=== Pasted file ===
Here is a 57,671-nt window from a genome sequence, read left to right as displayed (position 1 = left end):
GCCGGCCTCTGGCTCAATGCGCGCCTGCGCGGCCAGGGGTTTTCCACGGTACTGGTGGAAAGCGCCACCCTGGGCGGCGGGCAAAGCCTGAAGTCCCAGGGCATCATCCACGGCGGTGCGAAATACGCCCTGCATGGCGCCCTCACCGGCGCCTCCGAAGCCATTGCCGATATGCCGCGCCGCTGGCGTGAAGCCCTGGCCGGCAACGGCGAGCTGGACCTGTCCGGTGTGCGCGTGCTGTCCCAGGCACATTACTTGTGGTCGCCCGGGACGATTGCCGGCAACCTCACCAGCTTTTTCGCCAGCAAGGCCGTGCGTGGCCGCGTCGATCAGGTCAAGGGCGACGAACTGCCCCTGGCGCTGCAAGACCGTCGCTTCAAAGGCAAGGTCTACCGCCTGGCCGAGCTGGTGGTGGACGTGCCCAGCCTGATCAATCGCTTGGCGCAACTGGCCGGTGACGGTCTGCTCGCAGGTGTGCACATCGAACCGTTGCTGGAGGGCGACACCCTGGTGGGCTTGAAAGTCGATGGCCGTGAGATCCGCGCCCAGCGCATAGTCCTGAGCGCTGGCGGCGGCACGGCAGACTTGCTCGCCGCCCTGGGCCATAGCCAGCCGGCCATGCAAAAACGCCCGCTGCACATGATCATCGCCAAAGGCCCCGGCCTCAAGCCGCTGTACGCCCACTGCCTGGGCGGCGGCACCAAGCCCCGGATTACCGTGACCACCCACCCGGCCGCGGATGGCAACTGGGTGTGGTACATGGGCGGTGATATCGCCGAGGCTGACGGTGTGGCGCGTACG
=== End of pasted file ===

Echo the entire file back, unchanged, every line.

Here is a 57,671-nt window from a genome sequence, read left to right as displayed (position 1 = left end):
GCCGGCCTCTGGCTCAATGCGCGCCTGCGCGGCCAGGGGTTTTCCACGGTACTGGTGGAAAGCGCCACCCTGGGCGGCGGGCAAAGCCTGAAGTCCCAGGGCATCATCCACGGCGGTGCGAAATACGCCCTGCATGGCGCCCTCACCGGCGCCTCCGAAGCCATTGCCGATATGCCGCGCCGCTGGCGTGAAGCCCTGGCCGGCAACGGCGAGCTGGACCTGTCCGGTGTGCGCGTGCTGTCCCAGGCACATTACTTGTGGTCGCCCGGGACGATTGCCGGCAACCTCACCAGCTTTTTCGCCAGCAAGGCCGTGCGTGGCCGCGTCGATCAGGTCAAGGGCGACGAACTGCCCCTGGCGCTGCAAGACCGTCGCTTCAAAGGCAAGGTCTACCGCCTGGCCGAGCTGGTGGTGGACGTGCCCAGCCTGATCAATCGCTTGGCGCAACTGGCCGGTGACGGTCTGCTCGCAGGTGTGCACATCGAACCGTTGCTGGAGGGCGACACCCTGGTGGGCTTGAAAGTCGATGGCCGTGAGATCCGCGCCCAGCGCATAGTCCTGAGCGCTGGCGGCGGCACGGCAGACTTGCTCGCCGCCCTGGGCCATAGCCAGCCGGCCATGCAAAAACGCCCGCTGCACATGATCATCGCCAAAGGCCCCGGCCTCAAGCCGCTGTACGCCCACTGCCTGGGCGGCGGCACCAAGCCCCGGATTACCGTGACCACCCACCCGGCCGCGGATGGCAACTGGGTGTGGTACATGGGCGGTGATATCGCCGAGGCTGACGGTGTGGCGCGTACG